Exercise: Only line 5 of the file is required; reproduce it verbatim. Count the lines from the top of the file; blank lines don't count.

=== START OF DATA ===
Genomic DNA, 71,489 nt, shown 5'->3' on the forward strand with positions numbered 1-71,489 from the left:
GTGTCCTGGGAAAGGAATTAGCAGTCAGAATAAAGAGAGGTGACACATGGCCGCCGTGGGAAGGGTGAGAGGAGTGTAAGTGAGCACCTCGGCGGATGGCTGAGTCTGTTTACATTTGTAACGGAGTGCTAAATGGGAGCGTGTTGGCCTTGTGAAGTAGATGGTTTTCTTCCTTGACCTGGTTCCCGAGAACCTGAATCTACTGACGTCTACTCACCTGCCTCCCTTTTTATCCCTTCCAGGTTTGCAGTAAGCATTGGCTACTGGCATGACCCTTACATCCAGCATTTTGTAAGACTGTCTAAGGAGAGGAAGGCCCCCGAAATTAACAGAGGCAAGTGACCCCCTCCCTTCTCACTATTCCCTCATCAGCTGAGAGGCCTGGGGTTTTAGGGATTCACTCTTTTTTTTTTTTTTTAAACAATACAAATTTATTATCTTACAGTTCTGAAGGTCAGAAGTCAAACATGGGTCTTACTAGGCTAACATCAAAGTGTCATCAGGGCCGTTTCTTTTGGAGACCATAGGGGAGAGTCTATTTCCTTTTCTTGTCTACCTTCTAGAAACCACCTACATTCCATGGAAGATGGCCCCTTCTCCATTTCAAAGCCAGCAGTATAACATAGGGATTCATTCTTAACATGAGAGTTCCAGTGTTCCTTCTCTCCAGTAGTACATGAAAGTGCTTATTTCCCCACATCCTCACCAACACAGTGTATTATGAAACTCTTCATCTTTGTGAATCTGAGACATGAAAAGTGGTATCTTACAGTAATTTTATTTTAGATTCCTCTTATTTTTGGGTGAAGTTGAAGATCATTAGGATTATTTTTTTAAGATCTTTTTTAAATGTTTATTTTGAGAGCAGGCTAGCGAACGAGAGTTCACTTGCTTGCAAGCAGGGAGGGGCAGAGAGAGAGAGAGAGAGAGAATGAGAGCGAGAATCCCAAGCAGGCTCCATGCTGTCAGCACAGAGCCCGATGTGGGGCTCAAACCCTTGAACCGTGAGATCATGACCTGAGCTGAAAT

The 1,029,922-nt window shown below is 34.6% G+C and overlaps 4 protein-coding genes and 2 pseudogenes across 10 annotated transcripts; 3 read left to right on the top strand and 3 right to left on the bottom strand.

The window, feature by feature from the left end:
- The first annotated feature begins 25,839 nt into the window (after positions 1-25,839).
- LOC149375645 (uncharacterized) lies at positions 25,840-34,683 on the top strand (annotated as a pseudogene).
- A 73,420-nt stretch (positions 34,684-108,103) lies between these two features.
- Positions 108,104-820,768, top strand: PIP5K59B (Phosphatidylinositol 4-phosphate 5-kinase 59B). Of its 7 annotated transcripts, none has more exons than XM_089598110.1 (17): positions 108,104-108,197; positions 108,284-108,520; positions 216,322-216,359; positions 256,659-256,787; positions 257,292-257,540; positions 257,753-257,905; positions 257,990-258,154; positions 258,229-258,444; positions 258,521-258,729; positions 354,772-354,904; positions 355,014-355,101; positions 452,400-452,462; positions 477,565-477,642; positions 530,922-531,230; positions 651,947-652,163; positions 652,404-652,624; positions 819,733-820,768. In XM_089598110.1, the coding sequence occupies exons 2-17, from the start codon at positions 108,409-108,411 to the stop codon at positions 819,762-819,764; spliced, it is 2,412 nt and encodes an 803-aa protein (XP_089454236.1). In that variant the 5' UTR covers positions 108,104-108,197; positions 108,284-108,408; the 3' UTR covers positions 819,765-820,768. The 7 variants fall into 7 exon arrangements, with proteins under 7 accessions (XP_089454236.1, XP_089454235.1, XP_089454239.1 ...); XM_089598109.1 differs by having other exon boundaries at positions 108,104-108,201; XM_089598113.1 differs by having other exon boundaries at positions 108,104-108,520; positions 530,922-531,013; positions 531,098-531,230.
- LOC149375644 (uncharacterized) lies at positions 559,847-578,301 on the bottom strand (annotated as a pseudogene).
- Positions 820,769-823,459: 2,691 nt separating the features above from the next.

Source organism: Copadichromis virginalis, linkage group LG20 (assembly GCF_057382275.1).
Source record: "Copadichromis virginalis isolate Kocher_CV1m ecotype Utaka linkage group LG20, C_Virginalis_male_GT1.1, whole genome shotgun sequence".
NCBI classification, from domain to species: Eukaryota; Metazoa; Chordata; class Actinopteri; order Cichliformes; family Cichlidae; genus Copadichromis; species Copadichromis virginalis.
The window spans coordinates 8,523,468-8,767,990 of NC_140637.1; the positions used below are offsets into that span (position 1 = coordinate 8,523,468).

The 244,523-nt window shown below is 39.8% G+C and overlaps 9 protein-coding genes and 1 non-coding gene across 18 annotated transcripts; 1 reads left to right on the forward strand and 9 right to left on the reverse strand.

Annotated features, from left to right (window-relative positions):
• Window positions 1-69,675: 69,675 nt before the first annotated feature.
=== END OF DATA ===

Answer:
- The first annotated feature begins 25,839 nt into the window (after positions 1-25,839).